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Flag Chromatin IP in Cyclin D1 Flag-HA tagged E.14.5 embryos versus Flag Chromatin IP in wildtype E.14.5 embryos

ABSTRACT: Cyclin D1 belongs to the core cell cycle machinery1, and it is frequently overexpressed in human cancers2. The full repertoire of cyclin D1 functions in normal development and in cancer cells is currently unknown. To address this question, here we introduce a novel approach that allows one to determine the set of cyclin D1-interacting proteins (D1 “interactome”) and cyclin D1-bound genomic fragments (D1 “cistrome”) in essentially any mouse organ, at any point of development or at any stage of cancer progression. Using this approach, we detected several novel tissue-specific interactors of cyclin D1. A significant number of these partners represent proteins involved in transcription. We show, using genome-wide location analysis3, that cyclin D1 occupies promoters of a very large number of genes in the developing mouse, where it binds in close proximity to transcription start sites. Bioinformatics analyses of cyclin D1-bound genomic segments in the developing embryo revealed DNA recognition sequences for several transcription factors. By querying SAGE libraries4, promoter CpG content5 and gene expression profiles of cyclin D1-null organs, we demonstrate that cyclin D1 binds promoters of highly expressed genes, and that it functions to activate or to repress gene expression in vivo. Analyses of cyclin D1 transcriptional targets reveal that cyclin D1 contributes to cell proliferation by upregulating genes required for S-phase entry and progression. Hence, cyclin D1 plays a broad transcriptional regulatory function in vivo during normal mouse development. We hypothesized that cyclin D1 may play role in transcription by interacting with transcriptional machinery at the promoters of target genes. To test this possibility, we employed chromatin immunoprecipitation coupled to DNA microarray analysis (genome-wide location analysis or ChIP-chip) to study association of cyclin D1 with genomic DNA sequences. In this procedure, a protein of interest is crosslinked to DNA, immunoprecipitated, and the bound DNA is hybridized to an array containing probes that span the genome. Since anti-FLAG antibodies have been successfully used for ChIP-chip in several different systems including murine cells, knock-in mice expressing tagged cyclin D1 provided us with a novel tool to query the association of cyclin D1 with the genome in vivo, in a living mouse.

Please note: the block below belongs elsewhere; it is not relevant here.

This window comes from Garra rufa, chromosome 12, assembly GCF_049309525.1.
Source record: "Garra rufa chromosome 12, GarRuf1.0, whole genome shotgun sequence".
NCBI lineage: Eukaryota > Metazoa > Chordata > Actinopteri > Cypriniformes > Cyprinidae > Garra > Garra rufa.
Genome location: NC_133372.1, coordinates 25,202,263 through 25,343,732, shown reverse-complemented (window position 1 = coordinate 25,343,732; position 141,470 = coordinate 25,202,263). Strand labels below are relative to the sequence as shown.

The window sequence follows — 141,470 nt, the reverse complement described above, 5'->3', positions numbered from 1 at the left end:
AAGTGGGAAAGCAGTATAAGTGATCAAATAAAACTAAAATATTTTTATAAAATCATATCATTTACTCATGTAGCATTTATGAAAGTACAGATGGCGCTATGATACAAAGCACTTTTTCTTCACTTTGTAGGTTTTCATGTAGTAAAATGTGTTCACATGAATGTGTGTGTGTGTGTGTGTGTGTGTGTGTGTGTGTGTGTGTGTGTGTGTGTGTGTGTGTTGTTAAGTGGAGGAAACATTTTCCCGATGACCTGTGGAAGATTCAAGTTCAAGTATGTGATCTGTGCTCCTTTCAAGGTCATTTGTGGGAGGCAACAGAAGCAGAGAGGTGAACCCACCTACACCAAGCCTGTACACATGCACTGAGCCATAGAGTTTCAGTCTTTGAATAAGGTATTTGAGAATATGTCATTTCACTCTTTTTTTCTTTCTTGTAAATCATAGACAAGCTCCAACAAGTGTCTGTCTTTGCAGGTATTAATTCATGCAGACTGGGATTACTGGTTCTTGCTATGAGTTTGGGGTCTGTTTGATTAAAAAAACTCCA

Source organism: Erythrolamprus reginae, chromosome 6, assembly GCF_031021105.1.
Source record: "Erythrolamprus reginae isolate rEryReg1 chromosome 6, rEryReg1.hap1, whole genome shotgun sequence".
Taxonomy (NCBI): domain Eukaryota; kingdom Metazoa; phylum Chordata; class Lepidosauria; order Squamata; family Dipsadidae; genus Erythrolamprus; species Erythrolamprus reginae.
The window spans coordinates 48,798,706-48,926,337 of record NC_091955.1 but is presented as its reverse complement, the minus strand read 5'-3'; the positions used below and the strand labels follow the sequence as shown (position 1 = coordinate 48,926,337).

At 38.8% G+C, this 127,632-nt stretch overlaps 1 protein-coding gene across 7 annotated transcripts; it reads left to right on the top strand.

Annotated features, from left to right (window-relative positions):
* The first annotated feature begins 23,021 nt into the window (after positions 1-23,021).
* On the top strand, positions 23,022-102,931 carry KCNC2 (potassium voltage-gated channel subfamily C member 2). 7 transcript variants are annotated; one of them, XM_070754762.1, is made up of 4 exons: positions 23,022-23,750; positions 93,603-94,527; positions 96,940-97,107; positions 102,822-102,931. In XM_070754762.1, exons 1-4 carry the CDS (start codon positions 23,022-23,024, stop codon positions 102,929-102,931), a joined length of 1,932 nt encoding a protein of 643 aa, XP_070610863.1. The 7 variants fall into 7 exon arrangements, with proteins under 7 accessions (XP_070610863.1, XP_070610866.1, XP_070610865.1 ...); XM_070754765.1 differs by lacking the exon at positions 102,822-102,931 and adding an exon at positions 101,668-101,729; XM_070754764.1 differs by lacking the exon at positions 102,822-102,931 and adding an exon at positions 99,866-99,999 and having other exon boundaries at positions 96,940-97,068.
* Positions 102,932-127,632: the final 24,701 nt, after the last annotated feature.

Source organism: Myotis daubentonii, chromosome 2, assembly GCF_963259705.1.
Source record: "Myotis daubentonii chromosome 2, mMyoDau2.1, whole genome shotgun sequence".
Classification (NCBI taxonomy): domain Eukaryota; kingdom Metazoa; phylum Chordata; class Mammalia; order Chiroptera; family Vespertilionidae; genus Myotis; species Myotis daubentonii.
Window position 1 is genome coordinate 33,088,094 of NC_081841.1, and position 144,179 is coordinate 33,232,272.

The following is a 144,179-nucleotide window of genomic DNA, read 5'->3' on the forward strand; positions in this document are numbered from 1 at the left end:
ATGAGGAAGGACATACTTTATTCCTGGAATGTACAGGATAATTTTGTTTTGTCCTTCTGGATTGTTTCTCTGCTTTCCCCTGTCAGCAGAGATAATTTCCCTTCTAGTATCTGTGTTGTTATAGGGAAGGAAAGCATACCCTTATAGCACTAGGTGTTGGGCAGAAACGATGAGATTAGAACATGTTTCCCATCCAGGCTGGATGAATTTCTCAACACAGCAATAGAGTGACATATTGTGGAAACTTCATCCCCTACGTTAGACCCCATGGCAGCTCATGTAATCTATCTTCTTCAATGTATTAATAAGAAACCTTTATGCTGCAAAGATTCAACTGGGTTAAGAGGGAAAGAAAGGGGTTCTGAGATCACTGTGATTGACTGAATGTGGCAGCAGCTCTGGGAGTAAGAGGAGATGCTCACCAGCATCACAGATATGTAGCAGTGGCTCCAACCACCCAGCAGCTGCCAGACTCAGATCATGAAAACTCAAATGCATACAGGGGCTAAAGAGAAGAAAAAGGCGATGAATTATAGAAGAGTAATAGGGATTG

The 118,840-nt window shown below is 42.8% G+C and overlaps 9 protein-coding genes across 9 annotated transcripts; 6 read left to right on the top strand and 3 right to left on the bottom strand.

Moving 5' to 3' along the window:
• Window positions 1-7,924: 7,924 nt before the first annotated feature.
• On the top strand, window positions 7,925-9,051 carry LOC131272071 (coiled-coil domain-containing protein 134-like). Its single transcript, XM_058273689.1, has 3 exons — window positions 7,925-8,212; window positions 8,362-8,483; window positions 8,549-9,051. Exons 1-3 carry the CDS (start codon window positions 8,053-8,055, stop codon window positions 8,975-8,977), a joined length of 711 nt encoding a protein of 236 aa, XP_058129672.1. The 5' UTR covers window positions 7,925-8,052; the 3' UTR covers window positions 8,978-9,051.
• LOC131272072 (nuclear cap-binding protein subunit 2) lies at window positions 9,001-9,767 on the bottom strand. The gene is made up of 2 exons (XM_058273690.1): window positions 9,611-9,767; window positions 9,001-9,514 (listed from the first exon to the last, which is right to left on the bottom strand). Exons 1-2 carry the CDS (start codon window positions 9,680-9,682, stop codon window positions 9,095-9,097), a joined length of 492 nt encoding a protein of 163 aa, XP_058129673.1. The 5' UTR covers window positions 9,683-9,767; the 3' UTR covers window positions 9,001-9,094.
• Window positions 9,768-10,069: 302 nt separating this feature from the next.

ORGANISM(S): Mus musculus  

SUBMITTER: Frederic Emile Bienvenu   Frederic E Bienvenu 

PROVIDER: E-GEOD-13632 | ArrayExpress | 2010-05-15



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Cyclin D1 belongs to the core cell cycle machinery, and it is frequently overexpressed in human cancers. The full repertoire of cyclin D1 functions in normal development and oncogenesis is unclear at present. Here we developed Flag- and haemagglutinin-tagged cyclin D1 knock-in mouse strains that allowed a high-throughput mass spectrometry approach to search for cyclin D1-binding proteins in different mouse organs. In addition to cell cycle partners, we observed several proteins involved in trans  ...[more]

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